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β-Catenin asymmetry is regulated by PLA1 and retrograde traffic in C. elegans stem cell divisions

By Takahiro Kanamori, Takao Inoue, Taro Sakamoto, Keiko Gengyo-Ando, Masafumi Tsujimoto, Shohei Mitani, Hitoshi Sawa, Junken Aoki and Hiroyuki Arai


Asymmetric division is an important property of stem cells. In Caenorhabditis elegans, the Wnt/β-catenin asymmetry pathway determines the polarity of most asymmetric divisions. The Wnt signalling components such as β-catenin localize asymmetrically to the cortex of mother cells to produce two distinct daughter cells. However, the molecular mechanism to polarize them remains to be elucidated. Here, we demonstrate that intracellular phospholipase A1 (PLA1), a poorly characterized lipid-metabolizing enzyme, controls the subcellular localizations of β-catenin in the terminal asymmetric divisions of epithelial stem cells (seam cells). In mutants of ipla-1, a single C. elegans PLA1 gene, cortical β-catenin is delocalized and the asymmetry of cell-fate specification is disrupted in the asymmetric divisions. ipla-1 mutant phenotypes are rescued by expression of ipla-1 in seam cells in a catalytic activity-dependent manner. Furthermore, our genetic screen utilizing ipla-1 mutants reveals that reduction of endosome-to-Golgi retrograde transport in seam cells restores normal subcellular localization of β-catenin to ipla-1 mutants. We propose that membrane trafficking regulated by ipla-1 provides a mechanism to control the cortical asymmetry of β-catenin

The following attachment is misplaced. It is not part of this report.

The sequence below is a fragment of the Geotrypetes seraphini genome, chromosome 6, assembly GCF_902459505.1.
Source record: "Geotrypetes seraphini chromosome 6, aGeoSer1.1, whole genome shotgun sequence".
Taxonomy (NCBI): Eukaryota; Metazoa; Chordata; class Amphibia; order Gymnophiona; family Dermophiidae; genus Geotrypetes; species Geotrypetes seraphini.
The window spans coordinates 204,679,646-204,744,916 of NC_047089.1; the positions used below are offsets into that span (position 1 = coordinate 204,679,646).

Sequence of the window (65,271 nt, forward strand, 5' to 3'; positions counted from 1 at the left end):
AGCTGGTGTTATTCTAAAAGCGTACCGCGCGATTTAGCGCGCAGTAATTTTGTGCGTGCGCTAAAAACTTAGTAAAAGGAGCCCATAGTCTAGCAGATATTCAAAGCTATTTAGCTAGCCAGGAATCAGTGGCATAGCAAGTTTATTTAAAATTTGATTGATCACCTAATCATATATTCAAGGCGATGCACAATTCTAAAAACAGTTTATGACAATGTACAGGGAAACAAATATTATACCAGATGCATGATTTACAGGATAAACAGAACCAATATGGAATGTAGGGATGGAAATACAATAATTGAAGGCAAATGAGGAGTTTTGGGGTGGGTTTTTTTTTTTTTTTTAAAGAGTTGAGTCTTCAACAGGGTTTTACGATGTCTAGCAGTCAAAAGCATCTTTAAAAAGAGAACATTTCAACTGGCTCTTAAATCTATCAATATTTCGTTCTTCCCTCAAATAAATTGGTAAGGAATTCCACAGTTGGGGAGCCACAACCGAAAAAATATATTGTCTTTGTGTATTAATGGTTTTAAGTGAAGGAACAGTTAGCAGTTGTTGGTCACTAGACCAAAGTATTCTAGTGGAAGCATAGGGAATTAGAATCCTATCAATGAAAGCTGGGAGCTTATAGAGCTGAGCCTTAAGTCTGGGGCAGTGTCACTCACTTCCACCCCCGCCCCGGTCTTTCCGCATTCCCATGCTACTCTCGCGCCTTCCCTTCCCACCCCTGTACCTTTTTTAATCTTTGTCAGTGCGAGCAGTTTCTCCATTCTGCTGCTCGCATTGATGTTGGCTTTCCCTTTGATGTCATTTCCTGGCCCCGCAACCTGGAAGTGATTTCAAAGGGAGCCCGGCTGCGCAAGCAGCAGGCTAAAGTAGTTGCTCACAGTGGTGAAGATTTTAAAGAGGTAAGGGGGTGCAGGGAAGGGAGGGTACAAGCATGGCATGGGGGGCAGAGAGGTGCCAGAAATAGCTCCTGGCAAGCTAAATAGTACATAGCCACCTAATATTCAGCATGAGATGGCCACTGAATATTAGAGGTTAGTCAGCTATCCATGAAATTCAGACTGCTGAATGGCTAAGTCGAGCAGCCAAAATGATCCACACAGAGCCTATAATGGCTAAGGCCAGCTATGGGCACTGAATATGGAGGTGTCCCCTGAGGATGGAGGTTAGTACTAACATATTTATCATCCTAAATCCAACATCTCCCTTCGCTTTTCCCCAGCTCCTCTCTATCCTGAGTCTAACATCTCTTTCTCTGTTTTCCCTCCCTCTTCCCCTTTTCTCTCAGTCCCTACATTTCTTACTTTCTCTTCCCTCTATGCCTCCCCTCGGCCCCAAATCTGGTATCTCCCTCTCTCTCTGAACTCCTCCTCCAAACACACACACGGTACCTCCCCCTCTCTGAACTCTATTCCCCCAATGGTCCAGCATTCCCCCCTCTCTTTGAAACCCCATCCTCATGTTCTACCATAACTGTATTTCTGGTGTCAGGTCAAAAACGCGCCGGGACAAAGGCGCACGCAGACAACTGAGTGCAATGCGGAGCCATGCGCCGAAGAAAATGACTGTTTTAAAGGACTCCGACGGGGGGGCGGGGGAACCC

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Publisher: Nature Publishing Group
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